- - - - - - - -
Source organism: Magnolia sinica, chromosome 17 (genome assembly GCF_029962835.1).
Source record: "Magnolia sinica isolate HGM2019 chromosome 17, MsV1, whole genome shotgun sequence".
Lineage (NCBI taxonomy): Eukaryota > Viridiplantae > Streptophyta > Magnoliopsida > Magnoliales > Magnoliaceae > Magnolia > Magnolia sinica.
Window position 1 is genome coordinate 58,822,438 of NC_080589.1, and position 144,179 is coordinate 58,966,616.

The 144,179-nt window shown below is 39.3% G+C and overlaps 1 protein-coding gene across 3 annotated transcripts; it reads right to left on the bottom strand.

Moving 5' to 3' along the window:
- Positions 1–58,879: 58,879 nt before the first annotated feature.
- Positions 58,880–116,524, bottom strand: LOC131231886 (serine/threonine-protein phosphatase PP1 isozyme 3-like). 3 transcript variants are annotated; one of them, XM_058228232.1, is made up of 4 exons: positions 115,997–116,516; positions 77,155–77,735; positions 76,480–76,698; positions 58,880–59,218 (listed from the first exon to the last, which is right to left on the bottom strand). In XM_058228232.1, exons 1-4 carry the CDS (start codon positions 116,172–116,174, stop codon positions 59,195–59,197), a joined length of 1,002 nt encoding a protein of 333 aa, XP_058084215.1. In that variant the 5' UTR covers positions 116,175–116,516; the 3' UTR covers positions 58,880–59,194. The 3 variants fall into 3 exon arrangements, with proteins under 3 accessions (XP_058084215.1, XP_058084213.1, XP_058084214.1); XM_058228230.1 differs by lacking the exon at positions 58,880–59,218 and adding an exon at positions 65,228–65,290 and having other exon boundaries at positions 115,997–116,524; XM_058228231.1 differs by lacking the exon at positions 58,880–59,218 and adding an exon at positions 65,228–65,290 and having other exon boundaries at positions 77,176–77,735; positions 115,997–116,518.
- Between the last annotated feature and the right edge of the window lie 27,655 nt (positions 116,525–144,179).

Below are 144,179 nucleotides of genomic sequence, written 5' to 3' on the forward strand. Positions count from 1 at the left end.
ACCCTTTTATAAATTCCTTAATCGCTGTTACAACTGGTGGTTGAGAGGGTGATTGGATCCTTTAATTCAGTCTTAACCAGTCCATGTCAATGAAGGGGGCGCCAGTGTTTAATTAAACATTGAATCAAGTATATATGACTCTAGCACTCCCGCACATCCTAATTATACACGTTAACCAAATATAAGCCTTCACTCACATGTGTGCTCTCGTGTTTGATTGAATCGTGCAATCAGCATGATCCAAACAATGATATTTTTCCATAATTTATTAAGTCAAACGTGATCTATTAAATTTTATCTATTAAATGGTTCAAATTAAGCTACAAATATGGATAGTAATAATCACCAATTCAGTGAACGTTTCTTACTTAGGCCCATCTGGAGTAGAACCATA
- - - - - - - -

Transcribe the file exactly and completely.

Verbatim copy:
Source organism: Magnolia sinica, chromosome 17 (genome assembly GCF_029962835.1).
Source record: "Magnolia sinica isolate HGM2019 chromosome 17, MsV1, whole genome shotgun sequence".
Lineage (NCBI taxonomy): Eukaryota > Viridiplantae > Streptophyta > Magnoliopsida > Magnoliales > Magnoliaceae > Magnolia > Magnolia sinica.
Window position 1 is genome coordinate 58,822,438 of NC_080589.1, and position 144,179 is coordinate 58,966,616.

The 144,179-nt window shown below is 39.3% G+C and overlaps 1 protein-coding gene across 3 annotated transcripts; it reads right to left on the bottom strand.

Moving 5' to 3' along the window:
- Positions 1–58,879: 58,879 nt before the first annotated feature.
- Positions 58,880–116,524, bottom strand: LOC131231886 (serine/threonine-protein phosphatase PP1 isozyme 3-like). 3 transcript variants are annotated; one of them, XM_058228232.1, is made up of 4 exons: positions 115,997–116,516; positions 77,155–77,735; positions 76,480–76,698; positions 58,880–59,218 (listed from the first exon to the last, which is right to left on the bottom strand). In XM_058228232.1, exons 1-4 carry the CDS (start codon positions 116,172–116,174, stop codon positions 59,195–59,197), a joined length of 1,002 nt encoding a protein of 333 aa, XP_058084215.1. In that variant the 5' UTR covers positions 116,175–116,516; the 3' UTR covers positions 58,880–59,194. The 3 variants fall into 3 exon arrangements, with proteins under 3 accessions (XP_058084215.1, XP_058084213.1, XP_058084214.1); XM_058228230.1 differs by lacking the exon at positions 58,880–59,218 and adding an exon at positions 65,228–65,290 and having other exon boundaries at positions 115,997–116,524; XM_058228231.1 differs by lacking the exon at positions 58,880–59,218 and adding an exon at positions 65,228–65,290 and having other exon boundaries at positions 77,176–77,735; positions 115,997–116,518.
- Between the last annotated feature and the right edge of the window lie 27,655 nt (positions 116,525–144,179).

Below are 144,179 nucleotides of genomic sequence, written 5' to 3' on the forward strand. Positions count from 1 at the left end.
ACCCTTTTATAAATTCCTTAATCGCTGTTACAACTGGTGGTTGAGAGGGTGATTGGATCCTTTAATTCAGTCTTAACCAGTCCATGTCAATGAAGGGGGCGCCAGTGTTTAATTAAACATTGAATCAAGTATATATGACTCTAGCACTCCCGCACATCCTAATTATACACGTTAACCAAATATAAGCCTTCACTCACATGTGTGCTCTCGTGTTTGATTGAATCGTGCAATCAGCATGATCCAAACAATGATATTTTTCCATAATTTATTAAGTCAAACGTGATCTATTAAATTTTATCTATTAAATGGTTCAAATTAAGCTACAAATATGGATAGTAATAATCACCAATTCAGTGAACGTTTCTTACTTAGGCCCATCTGGAGTAGAACCATA